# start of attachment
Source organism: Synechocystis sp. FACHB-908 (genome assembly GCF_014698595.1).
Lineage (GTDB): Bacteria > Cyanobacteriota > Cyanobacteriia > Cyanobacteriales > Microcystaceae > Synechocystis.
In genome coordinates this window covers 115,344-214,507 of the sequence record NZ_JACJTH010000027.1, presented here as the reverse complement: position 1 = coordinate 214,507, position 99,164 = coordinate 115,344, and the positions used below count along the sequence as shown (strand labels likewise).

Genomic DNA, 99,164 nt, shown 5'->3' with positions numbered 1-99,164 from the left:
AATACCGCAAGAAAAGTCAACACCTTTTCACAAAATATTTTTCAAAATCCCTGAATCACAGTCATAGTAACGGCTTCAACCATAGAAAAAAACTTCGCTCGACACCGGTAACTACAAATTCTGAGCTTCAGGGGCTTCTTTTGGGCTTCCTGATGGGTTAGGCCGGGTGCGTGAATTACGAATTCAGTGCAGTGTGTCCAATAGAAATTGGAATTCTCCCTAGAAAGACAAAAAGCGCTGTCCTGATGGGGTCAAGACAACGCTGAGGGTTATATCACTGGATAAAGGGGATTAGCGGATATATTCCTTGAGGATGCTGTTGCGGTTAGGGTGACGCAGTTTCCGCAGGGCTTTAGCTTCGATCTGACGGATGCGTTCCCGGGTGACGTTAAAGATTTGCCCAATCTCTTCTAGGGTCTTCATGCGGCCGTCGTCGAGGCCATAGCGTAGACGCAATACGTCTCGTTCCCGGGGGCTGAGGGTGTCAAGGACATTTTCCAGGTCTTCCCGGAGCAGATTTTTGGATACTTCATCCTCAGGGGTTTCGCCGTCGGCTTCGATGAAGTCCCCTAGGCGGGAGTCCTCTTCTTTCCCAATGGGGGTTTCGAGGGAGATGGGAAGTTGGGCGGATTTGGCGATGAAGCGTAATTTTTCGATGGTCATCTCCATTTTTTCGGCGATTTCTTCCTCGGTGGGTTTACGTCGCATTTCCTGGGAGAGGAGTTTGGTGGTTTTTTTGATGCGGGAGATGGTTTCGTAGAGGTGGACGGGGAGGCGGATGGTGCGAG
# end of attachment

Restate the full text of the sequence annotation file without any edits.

Source organism: Synechocystis sp. FACHB-908 (genome assembly GCF_014698595.1).
Lineage (GTDB): Bacteria > Cyanobacteriota > Cyanobacteriia > Cyanobacteriales > Microcystaceae > Synechocystis.
In genome coordinates this window covers 115,344-214,507 of the sequence record NZ_JACJTH010000027.1, presented here as the reverse complement: position 1 = coordinate 214,507, position 99,164 = coordinate 115,344, and the positions used below count along the sequence as shown (strand labels likewise).

Genomic DNA, 99,164 nt, shown 5'->3' with positions numbered 1-99,164 from the left:
AATACCGCAAGAAAAGTCAACACCTTTTCACAAAATATTTTTCAAAATCCCTGAATCACAGTCATAGTAACGGCTTCAACCATAGAAAAAAACTTCGCTCGACACCGGTAACTACAAATTCTGAGCTTCAGGGGCTTCTTTTGGGCTTCCTGATGGGTTAGGCCGGGTGCGTGAATTACGAATTCAGTGCAGTGTGTCCAATAGAAATTGGAATTCTCCCTAGAAAGACAAAAAGCGCTGTCCTGATGGGGTCAAGACAACGCTGAGGGTTATATCACTGGATAAAGGGGATTAGCGGATATATTCCTTGAGGATGCTGTTGCGGTTAGGGTGACGCAGTTTCCGCAGGGCTTTAGCTTCGATCTGACGGATGCGTTCCCGGGTGACGTTAAAGATTTGCCCAATCTCTTCTAGGGTCTTCATGCGGCCGTCGTCGAGGCCATAGCGTAGACGCAATACGTCTCGTTCCCGGGGGCTGAGGGTGTCAAGGACATTTTCCAGGTCTTCCCGGAGCAGATTTTTGGATACTTCATCCTCAGGGGTTTCGCCGTCGGCTTCGATGAAGTCCCCTAGGCGGGAGTCCTCTTCTTTCCCAATGGGGGTTTCGAGGGAGATGGGAAGTTGGGCGGATTTGGCGATGAAGCGTAATTTTTCGATGGTCATCTCCATTTTTTCGGCGATTTCTTCCTCGGTGGGTTTACGTCGCATTTCCTGGGAGAGGAGTTTGGTGGTTTTTTTGATGCGGGAGATGGTTTCGTAGAGGTGGACGGGGAGGCGGATGGTGCGAG